When most people think of on-the-job injuries, they think of those that take place in “dangerous” jobs, such as construction, law enforcement, factory work, and the like. And while it’s true that severe or fatal injuries are more likely to occur in environments where workers have to use heavy equipment or deal with unpredictable circumstances, those who work in “sedentary” jobs, such as office workers, are just as much at risk for a workplace injury.
The most common workplace injuries
Every year, US-based Liberty Mutual insurance company compiles statistics related to workplace injuries based on the types of claims made by workers in that country. According to the 2014 report, the most common cause of workplace injuries was overexertion; that is, injuries caused by lifting, carrying, pulling, pushing, or holding. These types of injuries occurred across industries. For example, while construction workers were injured while carrying loads of supplies, just as many office workers sustained injuries while carrying heavy boxes or moving office furniture.
Other common workplace injuries among office workers include falls, being struck by other objects, tripping without falling (the injuries were a result of efforts to correct the fall), and repetitive motion injuries. In fact, the last injury on the list was the most common among sedentary workers, who sought treatment for pain in the hands, wrists, arms, and shoulders due working at computers.
Stress as a workplace injury
One type of workplace injury that doesn’t show up on the top 10 list, but that is a growing issue, is work-related stress. While a certain amount of pressure is to be expected in almost any job, when the pressure extends beyond the workplace and affects other aspects of one’s life or causes documented emotional and physical symptoms, it could be considered a workplace injury.
By law, employers are required to maintain a safe and healthy work environment, and when they fail to intervene to correct situations that cause mental harm to employees, they may be liable for those injuries. Such situations are common in office environments, but many employees don’t realize that they could seek compensation for their injuries, believing that stress is simply part of their job. This misconception is the most likely reason that stress-related injuries are not among the top reported injuries.
Office workers have rights, too
Imagine this: You’re walking from your desk to the copy room. On your way, you trip over a cord that someone carelessly left in the hallway. You don’t fall, but you twist your ankle and strain your back as you try to right yourself and keep from falling. A few days later, in excruciating pain, you visit the hospital — only to learn that you have a sprained ankle and pulled muscle. When you return to work the next day, you laugh about your clumsy ways to your co-workers, and go about your day.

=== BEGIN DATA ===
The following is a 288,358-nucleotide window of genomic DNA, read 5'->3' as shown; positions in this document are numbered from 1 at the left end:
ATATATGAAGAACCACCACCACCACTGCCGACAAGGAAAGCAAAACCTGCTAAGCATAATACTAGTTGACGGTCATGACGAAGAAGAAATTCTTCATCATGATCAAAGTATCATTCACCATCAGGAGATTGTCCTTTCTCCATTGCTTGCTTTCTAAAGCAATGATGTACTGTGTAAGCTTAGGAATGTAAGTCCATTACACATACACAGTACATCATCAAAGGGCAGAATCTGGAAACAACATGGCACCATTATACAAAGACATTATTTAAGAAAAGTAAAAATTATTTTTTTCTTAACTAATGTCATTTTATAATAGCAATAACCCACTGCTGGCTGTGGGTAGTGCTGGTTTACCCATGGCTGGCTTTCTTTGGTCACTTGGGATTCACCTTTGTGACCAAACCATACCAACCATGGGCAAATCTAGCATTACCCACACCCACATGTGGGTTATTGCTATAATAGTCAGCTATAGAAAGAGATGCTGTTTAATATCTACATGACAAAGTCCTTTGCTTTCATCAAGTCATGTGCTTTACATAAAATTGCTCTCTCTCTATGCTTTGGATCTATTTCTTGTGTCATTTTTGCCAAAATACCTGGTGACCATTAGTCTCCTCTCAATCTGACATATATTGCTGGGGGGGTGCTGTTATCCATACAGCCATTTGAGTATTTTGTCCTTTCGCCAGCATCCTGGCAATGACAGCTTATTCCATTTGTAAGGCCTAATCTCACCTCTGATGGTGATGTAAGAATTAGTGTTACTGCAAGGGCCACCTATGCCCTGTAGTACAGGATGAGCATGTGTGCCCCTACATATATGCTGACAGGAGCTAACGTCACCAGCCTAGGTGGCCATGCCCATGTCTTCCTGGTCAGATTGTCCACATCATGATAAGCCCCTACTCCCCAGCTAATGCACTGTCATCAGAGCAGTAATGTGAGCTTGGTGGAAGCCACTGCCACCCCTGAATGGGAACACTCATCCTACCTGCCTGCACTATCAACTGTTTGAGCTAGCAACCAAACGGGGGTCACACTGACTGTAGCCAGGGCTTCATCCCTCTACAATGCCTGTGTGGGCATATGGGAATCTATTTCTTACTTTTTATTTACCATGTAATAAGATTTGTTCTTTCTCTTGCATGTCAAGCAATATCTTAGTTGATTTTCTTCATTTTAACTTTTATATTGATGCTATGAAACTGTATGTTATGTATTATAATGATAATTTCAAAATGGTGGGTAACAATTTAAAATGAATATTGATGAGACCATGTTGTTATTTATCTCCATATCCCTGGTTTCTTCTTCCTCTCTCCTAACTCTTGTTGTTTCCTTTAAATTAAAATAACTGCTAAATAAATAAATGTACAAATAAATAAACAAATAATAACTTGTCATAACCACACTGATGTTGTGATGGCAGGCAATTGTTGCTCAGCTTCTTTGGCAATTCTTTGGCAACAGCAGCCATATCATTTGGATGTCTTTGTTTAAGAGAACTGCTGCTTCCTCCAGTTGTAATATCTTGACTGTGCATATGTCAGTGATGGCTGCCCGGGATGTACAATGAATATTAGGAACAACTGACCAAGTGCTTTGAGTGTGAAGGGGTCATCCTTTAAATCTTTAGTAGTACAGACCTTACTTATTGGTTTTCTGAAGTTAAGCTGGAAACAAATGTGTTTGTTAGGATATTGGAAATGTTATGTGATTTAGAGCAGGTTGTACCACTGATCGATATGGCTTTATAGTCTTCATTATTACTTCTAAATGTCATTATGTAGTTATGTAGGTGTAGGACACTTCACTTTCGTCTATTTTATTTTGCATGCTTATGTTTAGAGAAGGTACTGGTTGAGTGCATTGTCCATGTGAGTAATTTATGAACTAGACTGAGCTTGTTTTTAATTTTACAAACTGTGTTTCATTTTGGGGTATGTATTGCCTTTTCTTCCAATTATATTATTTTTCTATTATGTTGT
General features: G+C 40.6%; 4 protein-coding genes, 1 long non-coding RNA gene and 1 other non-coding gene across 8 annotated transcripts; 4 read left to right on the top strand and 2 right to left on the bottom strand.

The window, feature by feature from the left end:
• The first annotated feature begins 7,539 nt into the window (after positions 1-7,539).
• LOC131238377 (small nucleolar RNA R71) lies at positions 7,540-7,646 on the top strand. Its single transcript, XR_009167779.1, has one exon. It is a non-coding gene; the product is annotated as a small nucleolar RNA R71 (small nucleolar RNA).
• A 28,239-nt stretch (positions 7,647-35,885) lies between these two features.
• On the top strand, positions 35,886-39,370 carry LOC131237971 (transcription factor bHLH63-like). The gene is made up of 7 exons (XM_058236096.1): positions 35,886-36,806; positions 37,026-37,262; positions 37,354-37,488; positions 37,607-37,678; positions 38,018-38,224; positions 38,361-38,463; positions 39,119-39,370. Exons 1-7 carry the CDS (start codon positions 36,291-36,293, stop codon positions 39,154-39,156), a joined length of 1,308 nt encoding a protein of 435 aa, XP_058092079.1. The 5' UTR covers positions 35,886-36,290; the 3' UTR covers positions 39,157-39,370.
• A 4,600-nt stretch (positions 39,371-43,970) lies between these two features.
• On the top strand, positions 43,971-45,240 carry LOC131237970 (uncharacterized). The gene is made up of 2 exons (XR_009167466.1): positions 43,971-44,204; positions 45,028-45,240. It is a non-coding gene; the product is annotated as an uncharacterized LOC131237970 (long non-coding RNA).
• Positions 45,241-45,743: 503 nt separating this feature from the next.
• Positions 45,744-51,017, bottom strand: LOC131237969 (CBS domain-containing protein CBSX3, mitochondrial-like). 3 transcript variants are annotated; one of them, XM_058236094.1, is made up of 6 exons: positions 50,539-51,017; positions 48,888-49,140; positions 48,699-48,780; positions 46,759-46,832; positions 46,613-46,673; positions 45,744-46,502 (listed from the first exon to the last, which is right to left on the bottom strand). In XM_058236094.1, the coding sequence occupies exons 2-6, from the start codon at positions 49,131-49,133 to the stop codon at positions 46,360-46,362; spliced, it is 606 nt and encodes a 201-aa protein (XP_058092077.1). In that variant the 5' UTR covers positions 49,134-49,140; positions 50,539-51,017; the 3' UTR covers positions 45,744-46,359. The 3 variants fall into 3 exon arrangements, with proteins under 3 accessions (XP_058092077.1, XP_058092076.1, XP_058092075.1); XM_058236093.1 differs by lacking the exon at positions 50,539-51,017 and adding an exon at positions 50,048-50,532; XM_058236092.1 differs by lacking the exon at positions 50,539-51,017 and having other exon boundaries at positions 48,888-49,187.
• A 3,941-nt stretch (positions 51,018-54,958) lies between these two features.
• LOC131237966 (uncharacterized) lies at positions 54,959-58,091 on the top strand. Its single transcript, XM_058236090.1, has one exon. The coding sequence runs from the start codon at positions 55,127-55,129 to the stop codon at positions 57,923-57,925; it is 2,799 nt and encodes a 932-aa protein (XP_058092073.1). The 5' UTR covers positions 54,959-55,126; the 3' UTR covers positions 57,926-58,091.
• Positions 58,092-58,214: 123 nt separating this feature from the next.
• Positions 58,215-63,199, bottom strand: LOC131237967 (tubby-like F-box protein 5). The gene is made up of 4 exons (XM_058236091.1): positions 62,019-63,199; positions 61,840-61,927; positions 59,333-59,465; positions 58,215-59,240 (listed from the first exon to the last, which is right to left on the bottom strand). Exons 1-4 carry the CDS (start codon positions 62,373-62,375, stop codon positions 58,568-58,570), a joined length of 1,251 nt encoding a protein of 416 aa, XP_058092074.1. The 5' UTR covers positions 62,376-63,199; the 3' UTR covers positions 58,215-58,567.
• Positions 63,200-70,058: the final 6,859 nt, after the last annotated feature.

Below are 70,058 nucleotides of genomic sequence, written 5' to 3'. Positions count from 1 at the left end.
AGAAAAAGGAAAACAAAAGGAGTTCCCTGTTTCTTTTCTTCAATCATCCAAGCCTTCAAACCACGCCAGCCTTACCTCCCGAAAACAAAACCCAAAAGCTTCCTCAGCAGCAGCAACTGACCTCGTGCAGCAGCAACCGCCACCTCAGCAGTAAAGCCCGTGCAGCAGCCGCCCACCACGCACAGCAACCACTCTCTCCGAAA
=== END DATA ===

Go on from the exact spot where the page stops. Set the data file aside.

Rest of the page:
If you are like many office workers, you probably don’t think to make a claim against worker’s compensation for your injuries. After all, you should have been paying closer attention and avoided the cord across the hall. However, as your medical bills pile up, and you lose quality of life, you begin to wonder if perhaps you should have reported the injury and sought compensation. Now that a few weeks have passed, your boss is questioning your claim, and you must get outside help with filing a claim.
The lesson here to all office workers is that even if an injury seems minor — you just trip, or bump into something, or have minor pain in your arm each night — it’s important to report it to a supervisor. Even if you think that the injury is your own fault (you just had to wear those sky-high stilettos!) there’s a strong likelihood that your employer bears some of the responsibility and you’re entitled to compensation.
Even if you are sure that your injury was caused by your employer’s negligence — even if you could have prevented it — there’s always a chance that your employer could refuse to accept responsibility. After all, there’s a perception that office workers are immune to injuries, and that paper cuts are the biggest risk they face. When an accident happens, it’s important that you document every aspect of the scene and the actions you took, to help support your case if it goes to court.
For example, even if you don’t think your injuries are severe, it’s important to see a doctor to document them. Taking photos of the scene, collecting witness statements, and writing down the details of what happened can support your case if your employer refuses to pay, and help prevent your case from dragging on.
So while your job might not be dangerous in the most conventional sense, there is always a chance that you can be injured on the job. Don’t let the perception that office workers are immune to injury cloud your judgment, and seek treatment — and compensation — when necessary.